Preprocessing. The source code is parsed and transformed into an intermediate goto-program using the goto-cc symbolic compiler. The loops are unwound to the pre-determined number of iterations. HiFrog identifies the set of assertions from the source code, reads the user-defined function summaries (if any) in the smtlib2-format, and makes them available for the subsequent analysis.

SMT Encoding and Function Summarization. For a given assertion, the goto-program is symbolically executed function-per-function resulting in the “modular” Static Single Assignment (SSA) form of the unwound program, i.e., a form where each function has its own isolated SSA-representation. To reduce the size of the SSA form, HiFrog performs slicing that keeps only the variables in the SSA form that are syntactically dependent on the variables in the assertion.

When the SSA form is pruned, HiFrog creates the SMT formula in the pre-determined logic (\(\mathrm {QF\_BOOL}\), \(\mathrm {QF\_UF}\) or \(\mathrm {QF\_LRA}\)). The modularity of the SSA form comes in handy when the function summaries of the chosen logic (either user-defined, interpolation-based, or treated nondeterministically) are available. If this is the case, the call to a function with the available summary is replaced by the summary. The final SMT formula is pushed to an SMT solver to decide its satisfiability.

Due to over-approximating nature of function summaries, the program encoded with the summaries may contain spurious errors. The summary refiner identifies and marks summaries directly involved in the detected error, and HiFrog returns to the encoding stage to replace the marked summaries by the precise (up to the pre-determined logic) function representations. Note that due to refinement, HiFrog reveals nested function calls (including recursive ones) which are again replaced by available summaries. For an unsatisfiable SMT formula, HiFrog extracts function summaries using interpolation. The extracted summaries are serialized in a persistent storage so that they are available for other HiFrog runs. For a more detailed description we refer to [13].

Theories. HiFrog supports three different quantifier-free theories in which the program can be modelled: bit-precise \(\mathrm {QF\_BOOL}\), \(\mathrm {QF\_UF}\) and \(\mathrm {QF\_LRA}\). The use of theories beyond \(\mathrm {QF\_BOOL}\) allows the system to scale to larger problems since encoding in particular the arithmetic operations using bit-precision can be very expensive. As the precise arithmetics often do not play a role in the correctness of the program, substituting them with linear arithmetics, uninterpreted functions, or even nondeterministic behavior might result in a significant reduction in model-checking time (see Sect. 3). If a property is proved using one of the light-weight theories \(\mathrm {QF\_UF}\) and \(\mathrm {QF\_LRA}\), the proof holds also for the exact BMC encoding of the program. However, the loss of precision can sometimes produce spurious counterexamples due to the over-approximating encoding. The light-weight theories therefore need to be refined (i.e., using theory refiner) to \(\mathrm {QF\_BOOL}\) if the provided counter-example does not correspond to a concrete counterexample.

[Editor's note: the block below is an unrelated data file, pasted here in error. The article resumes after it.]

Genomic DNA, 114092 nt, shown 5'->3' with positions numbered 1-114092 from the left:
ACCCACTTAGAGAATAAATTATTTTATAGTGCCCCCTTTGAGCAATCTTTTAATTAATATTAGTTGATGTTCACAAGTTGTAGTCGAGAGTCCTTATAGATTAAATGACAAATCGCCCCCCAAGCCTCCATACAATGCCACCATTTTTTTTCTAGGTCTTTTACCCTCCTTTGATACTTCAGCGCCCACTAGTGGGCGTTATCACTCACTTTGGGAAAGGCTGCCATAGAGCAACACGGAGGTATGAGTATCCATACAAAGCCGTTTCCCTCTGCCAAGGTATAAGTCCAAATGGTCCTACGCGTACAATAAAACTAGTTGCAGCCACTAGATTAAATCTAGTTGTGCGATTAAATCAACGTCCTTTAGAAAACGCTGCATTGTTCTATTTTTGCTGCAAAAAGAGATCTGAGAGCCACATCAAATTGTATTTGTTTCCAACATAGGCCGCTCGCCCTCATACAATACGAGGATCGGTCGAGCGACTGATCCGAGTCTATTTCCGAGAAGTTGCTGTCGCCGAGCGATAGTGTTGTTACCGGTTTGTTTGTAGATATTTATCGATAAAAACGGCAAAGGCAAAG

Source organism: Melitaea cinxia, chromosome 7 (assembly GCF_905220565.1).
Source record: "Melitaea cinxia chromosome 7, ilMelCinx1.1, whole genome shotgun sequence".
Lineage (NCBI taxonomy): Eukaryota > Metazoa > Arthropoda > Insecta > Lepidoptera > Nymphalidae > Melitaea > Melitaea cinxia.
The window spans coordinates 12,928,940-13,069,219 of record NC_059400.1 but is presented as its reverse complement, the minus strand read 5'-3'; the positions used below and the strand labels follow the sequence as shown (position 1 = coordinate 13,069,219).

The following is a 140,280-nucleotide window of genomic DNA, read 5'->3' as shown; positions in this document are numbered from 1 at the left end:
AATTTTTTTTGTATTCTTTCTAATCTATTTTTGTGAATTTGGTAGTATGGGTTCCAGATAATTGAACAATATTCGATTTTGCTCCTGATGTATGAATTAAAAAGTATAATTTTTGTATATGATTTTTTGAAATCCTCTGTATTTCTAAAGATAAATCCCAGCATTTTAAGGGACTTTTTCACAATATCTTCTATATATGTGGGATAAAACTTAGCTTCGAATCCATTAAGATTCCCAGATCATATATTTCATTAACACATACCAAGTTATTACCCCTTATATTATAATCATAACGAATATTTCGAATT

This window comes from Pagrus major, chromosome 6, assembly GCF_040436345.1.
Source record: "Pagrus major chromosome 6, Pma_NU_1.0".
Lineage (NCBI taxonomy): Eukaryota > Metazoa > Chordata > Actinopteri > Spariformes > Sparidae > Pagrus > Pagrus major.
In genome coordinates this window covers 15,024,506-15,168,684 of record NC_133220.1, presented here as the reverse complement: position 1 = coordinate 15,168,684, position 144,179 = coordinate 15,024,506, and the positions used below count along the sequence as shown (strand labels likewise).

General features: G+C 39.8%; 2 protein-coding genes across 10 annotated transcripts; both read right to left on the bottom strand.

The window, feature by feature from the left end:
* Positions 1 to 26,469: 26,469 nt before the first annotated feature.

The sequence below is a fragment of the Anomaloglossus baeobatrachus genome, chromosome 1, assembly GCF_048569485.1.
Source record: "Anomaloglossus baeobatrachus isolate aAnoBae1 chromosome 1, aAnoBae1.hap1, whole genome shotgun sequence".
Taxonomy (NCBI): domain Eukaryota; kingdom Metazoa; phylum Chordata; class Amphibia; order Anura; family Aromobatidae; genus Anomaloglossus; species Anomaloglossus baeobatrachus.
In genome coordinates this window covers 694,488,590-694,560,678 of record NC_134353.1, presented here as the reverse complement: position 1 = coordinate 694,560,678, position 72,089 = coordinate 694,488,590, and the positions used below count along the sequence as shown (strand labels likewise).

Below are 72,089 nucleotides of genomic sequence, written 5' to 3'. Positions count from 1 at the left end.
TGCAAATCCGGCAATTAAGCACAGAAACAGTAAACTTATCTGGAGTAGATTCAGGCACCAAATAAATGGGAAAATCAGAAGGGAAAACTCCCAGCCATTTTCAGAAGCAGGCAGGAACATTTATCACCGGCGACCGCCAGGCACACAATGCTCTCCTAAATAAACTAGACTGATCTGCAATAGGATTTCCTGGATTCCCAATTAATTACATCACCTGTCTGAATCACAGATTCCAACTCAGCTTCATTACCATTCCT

Obtaining Summaries by Interpolation. HiFrog relies on different interpolation frameworks for the different theories it supports. As a result the generation of propositional, \(\mathrm {QF\_UF}\) and \(\mathrm {QF\_LRA}\) interpolants can be controlled with respect to strength and size by specifying an interpolation algorithm for a theory. For propositional logic we provide the Labeled Interpolation Systems [7] including the Proof-Sensitive interpolation algorithms [1]. Interpolation for \(\mathrm {QF\_UF}\) is implemented with duality-based interpolation [2], and a similar extension is applied to the interpolation algorithm for \(\mathrm {QF\_LRA}\) based on [10]. HiFrog also provides a range of techniques to reduce the size of the generated interpolants through removing redundancies in propositional proofs [12]: the algorithms RecyclePivotsWithIntersection and LowerUnits, structural hashing, and a set of local rewriting rules.

Assertion Optimizer. In addition to incremental verification of a set of assertions, HiFrog supports the basic functionality of classical model checkers to verify all assertions at once. For the cases when the set of assertions is too large, it can be optimized by constructing an assertion implication relation and exploiting it to remove redundant assertions [8]. In a nutshell, the assertion optimizer considers pairs of spatially close assertions \(a_i\) and \(a_j\) and uses the SMT solver to check if \(a_i\) conjoined with the code between \(a_i\) and \(a_j\) implies \(a_j\) (if there is any other assertion between \(a_i\) and \(a_j\) then it is treated as assumption). If the check succeeds then \(a_j\) is proven redundant and its verification can be safely skipped.